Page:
0809.5: Solution


An Extended Walk-Through, with Diagrams


I suggest you print a grid, and fill it in as you read the following solution.

Since there are twelve entries, there will be twelve entry letters. One key task to solving the puzzle will be to determine the twelve entry letters.

There are one five-space entry, one six-space entry, five seven-space entries, three eight-space entries, and two eleven-space entries. The five-space entry must include a ‘one’, and no plural ‘s’. All other entries will contain three spaces in addition to the number word: a blank, the entry letter, and a plural ‘s’. The six-space entry will include a three-letter number word, the seven-space entries will contain four-letter number words, the eight-space entries will contain five-letter number words, and the eleven-space entries will contain eight-letter number words. So, the following lists will be useful:

Three-letters number words: one, two, six, ten
Four-letters: four, five, nine
Five-letters: three, seven, eight
Eight-letters: thirteen, fourteen, eighteen, nineteen



No other number words until fifty have three, four, five or eight letters, and it quickly becomes clear that there will be fewer than fifty of any given letter in the completed grid.

We start with the five-letter entry, filling in a ‘one’, though we do not know which letter is described. We do know that it can not be an ‘n’, ‘o’, or ‘e’, because writing it would create two of those letters. Thus, the six-letter horizontal entry which contains the described letter and which must contain a three-letter word, can not have an ‘n’, ‘o’, or ‘e’ in its third space. That is, it must have a ‘six’, which we can fill in.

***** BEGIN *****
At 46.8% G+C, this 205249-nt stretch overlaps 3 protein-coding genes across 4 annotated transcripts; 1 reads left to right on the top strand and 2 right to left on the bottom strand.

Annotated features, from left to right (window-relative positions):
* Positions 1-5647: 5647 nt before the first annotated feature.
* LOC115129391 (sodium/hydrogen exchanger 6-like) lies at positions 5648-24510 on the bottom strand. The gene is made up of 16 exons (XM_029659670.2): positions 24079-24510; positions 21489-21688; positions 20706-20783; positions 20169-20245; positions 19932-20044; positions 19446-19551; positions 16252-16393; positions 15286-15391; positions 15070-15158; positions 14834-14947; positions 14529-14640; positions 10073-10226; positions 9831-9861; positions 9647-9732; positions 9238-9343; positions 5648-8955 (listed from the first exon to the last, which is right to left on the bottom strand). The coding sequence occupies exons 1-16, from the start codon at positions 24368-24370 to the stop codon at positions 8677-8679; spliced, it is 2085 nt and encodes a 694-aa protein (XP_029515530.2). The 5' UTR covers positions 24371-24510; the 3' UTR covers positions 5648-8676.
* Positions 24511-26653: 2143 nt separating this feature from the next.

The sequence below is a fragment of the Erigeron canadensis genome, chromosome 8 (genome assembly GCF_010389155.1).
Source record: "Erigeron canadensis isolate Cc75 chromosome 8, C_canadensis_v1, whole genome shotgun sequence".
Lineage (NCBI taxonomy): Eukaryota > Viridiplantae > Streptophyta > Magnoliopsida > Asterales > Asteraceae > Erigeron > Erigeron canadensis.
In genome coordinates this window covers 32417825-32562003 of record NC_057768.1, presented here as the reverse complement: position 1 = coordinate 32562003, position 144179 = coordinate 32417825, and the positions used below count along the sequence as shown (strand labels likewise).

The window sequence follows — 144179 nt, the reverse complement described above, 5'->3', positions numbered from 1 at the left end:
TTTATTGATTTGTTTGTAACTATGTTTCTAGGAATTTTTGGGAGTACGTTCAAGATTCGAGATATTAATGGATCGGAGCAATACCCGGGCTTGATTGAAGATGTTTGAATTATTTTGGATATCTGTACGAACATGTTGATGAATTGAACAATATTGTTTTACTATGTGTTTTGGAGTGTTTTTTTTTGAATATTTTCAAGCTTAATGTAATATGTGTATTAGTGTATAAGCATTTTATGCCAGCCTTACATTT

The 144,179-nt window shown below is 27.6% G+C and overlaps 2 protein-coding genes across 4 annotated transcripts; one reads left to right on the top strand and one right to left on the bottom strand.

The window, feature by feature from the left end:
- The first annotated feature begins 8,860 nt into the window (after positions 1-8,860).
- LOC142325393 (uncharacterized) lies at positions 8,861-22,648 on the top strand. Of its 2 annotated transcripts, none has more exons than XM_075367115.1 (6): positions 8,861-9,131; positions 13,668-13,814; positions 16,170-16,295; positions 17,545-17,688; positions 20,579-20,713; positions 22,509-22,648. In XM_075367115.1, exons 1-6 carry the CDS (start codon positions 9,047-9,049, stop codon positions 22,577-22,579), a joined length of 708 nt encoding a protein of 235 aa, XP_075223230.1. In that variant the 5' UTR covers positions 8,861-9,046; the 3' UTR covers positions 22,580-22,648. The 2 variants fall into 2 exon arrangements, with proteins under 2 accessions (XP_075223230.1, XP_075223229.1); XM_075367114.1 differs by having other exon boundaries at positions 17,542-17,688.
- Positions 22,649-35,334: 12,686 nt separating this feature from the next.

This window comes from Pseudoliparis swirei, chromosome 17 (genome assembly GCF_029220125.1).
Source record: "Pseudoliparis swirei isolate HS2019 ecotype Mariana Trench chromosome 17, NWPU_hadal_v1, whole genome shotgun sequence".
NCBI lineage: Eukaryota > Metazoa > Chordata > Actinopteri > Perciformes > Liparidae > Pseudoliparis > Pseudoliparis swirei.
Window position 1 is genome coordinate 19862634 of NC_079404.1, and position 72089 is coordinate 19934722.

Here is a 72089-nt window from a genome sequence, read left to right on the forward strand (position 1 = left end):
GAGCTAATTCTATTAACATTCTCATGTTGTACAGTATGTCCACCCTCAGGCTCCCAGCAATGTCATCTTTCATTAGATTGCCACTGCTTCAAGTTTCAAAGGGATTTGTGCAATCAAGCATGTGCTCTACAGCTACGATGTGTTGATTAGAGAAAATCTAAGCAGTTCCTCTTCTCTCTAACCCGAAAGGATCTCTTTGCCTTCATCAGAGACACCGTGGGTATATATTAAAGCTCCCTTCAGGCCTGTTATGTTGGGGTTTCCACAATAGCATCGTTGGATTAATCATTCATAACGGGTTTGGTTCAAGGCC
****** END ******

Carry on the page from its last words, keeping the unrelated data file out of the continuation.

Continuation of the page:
We now know that six of the twelve entry letters are ‘o’, ‘n’, ‘e’, ‘s’, ‘i’, and ‘x’. We need to find six more.

Consider the vertical entry which contains the ‘s’ from ‘six’. That entry will describe the number of ‘s’s in the puzzle. Let’s fill in all the plural ‘s’s for all the entries in the puzzle. We now have twelve ‘s’s in the puzzle.

The vertical entry which describes the number of ‘s’s must contain one of the eight-letter number words. Also, its first letter must be the first letter of a five-letter word which will go in the horizontal entry which shares that first space. So, there must be either ‘thirteen’ or ‘eighteen’ ‘s’s in the puzzle. We already have twelve ‘s’s. The only way to add more ‘s’s is to write ‘seven’ in the eight-space entries. There are only three eight-space entries, so there is no way to get eighteen ‘s’s into the puzzle. So, there must be thirteen ‘s’s in the puzzle. We can fill in the vertical entry which says so. Remember that since we have twelve ‘s’s already in the puzzle, we will have to add one ‘seven’, in one of the eight-space entries, to get our thirteen ‘s’s.

We now know that ten of the twelve entry letters are ‘o’, ‘n’, ‘e’, ‘s’, ‘i’, ‘x’, ‘t’, ‘h’, ‘r’, and ‘v’. (The ‘v’ comes from the ‘seven’ we will add later.) We need to find only two more letters.

The horizontal entry which shares the first ‘t’ in ‘thirteen’ must contain a ‘three’, since that is the only five-letter word that begins with ‘t’. The vertical entry which contains the ‘r’ from ‘three’ must contain a ‘four’, since that is the only four-letter word that ends with ‘r’.

The twelve entry letters are thus ‘o’, ‘n’, ‘e’, ‘s’, ‘i’, ‘x’, ‘t’, ‘h’, ‘r’, ‘v’, ‘f’ and ‘u’. ‘Eight’ and ‘eighteen’ will not appear in the coompleted grid.

Consider the horizontal entry which contains the ‘three’. The letter it describes is the third letter of four-letter number word, so it must be a ‘u’, or a ‘v’ or an ‘n’. We already have two ‘n’s in the puzzle, and we know we have to add one more for the ‘seven’ we still have to add to make the number of ‘s’s come out right. If we put an ‘n’ as the entry letter after the ‘three’, we would have four ‘n’s. So, it can’t be an ‘n’. The vertical entry which contains the ‘u’ or the ‘v’ must thus either contain a ‘four’ or a ‘five’.